December 19, 1995



Mr. Martin Hodge
Shawangunk Correctional Facility
P.O. Box 700
Wallkill, NY 12589

Dear Mr. Hodge:

I have received your letter addressed to Mr. William Bookman, Chairman of the Committee. The staff of the Committee is authorized to respond on behalf of its members. Your letter consists of an "appeal" following a denial of a request for copies of autopsy and related reports by the Office of the Chief Medical Examiner in New York City.

In this regard, the Committee on Open Government is empowered to provide advice concerning the Freedom of Information Law. The Committee does not have the authority to determine appeals or compel an agency to grant or deny access to records. The provision pertaining to the right to appeal a denial of access, §89(4)(a) of the Freedom of Information Law, states in relevant part that:

"any person denied access to a record may within thirty days appeal in writing such denial to the head, chief executive or governing body of the entity, or the person thereof designated by such head, chief executive, or governing body, who shall within ten business days of the receipt of such appeal fully explain in writing to the person requesting the record the reasons for further denial, or provide access to the record sought."

In this instance, the person designated to determine appeals is Sarah Scott, General Counsel and Appeals Officer, Office of the Chief Medical Examiner, 520 First Avenue, New York, NY 10016.

With respect to rights of access, as a general matter, the Freedom of Information Law is based upon a presumption of access. Stated differently, all records of an agency are available, except to the extent that records or portions thereof fall within one or more grounds for denial appearing in §87(2)(a) through (i) of the Law.

Relevant to the matter is the initial ground for denial, §87(2)(a), which pertains to records that "are specifically exempted from disclosure by state or federal statute." In this regard, it has been held that §557(g) of the New York City Charter has the effect of a statute and that it exempts records from the Freedom of Information Law [see Mullady v. Bogard, 583 NYS 2d 744 (1992); Mitchell v. Borakove, Supreme Court, New York County, NYLJ, September 16, 1994]. I note that in Mitchell, the court found that autopsy reports and related records maintained by the Medical Examiner were subject to neither the Freedom of Information Law nor §677 of the County Law. The County Law does not apply to New York City. However, the court found that the applicant was "not making his request merely as a public citizen" under the Freedom of Information Law, "But, rather, as someone involved in a criminal action that may be affected by the content of these records and thereby has a substantial interest in them." On the basis of Mitchell, it would appear that your ability to gain access to the records in question would be dependent upon your capacity to demonstrate that you have a substantial interest in the records in accordance with §557(g) of the New York City Charter.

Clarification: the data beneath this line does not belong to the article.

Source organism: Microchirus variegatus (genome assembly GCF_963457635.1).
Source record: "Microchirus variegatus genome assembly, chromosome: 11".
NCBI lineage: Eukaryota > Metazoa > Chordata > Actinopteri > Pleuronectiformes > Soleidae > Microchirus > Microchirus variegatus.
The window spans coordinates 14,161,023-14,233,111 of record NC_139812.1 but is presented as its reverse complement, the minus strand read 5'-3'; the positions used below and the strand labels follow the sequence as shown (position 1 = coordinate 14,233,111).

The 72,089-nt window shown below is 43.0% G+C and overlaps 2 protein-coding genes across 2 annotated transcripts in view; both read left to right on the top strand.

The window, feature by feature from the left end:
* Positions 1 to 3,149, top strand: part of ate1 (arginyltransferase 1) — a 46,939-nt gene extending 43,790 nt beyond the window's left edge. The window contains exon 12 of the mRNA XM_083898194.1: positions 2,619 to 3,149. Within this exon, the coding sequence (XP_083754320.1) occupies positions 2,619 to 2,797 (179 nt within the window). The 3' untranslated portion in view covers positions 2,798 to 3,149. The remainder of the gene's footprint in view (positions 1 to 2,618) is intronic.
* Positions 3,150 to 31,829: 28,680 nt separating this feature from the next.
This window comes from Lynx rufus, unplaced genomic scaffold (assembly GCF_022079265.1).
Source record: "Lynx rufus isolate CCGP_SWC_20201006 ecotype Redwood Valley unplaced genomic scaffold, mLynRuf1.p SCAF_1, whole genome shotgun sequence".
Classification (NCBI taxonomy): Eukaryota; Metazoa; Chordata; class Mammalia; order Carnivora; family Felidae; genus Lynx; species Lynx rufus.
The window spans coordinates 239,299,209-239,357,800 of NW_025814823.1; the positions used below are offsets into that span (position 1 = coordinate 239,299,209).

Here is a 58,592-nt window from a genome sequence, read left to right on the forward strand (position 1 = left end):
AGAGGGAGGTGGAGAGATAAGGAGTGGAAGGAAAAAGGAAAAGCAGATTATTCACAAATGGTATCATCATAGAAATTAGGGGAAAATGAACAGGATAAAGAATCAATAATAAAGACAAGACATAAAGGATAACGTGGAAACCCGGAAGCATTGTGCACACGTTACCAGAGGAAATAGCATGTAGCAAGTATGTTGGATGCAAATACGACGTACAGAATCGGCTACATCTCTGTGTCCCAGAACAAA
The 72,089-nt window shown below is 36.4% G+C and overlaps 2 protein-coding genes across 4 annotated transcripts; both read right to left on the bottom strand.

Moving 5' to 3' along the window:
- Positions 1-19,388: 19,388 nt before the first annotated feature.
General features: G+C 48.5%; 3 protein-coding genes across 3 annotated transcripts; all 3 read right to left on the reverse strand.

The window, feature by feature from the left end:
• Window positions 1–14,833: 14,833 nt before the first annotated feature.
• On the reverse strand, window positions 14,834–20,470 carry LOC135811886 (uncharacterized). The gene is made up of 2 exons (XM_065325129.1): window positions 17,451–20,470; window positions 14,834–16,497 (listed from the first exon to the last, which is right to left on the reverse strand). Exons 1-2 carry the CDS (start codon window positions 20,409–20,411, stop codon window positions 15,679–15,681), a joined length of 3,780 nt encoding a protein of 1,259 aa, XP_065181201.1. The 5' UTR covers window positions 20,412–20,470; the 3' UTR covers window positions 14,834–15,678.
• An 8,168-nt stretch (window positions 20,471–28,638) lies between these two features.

I hope that I have been of some assistance.



Robert J. Freeman
Executive Director


cc: Ellen Borakove
Sarah Scott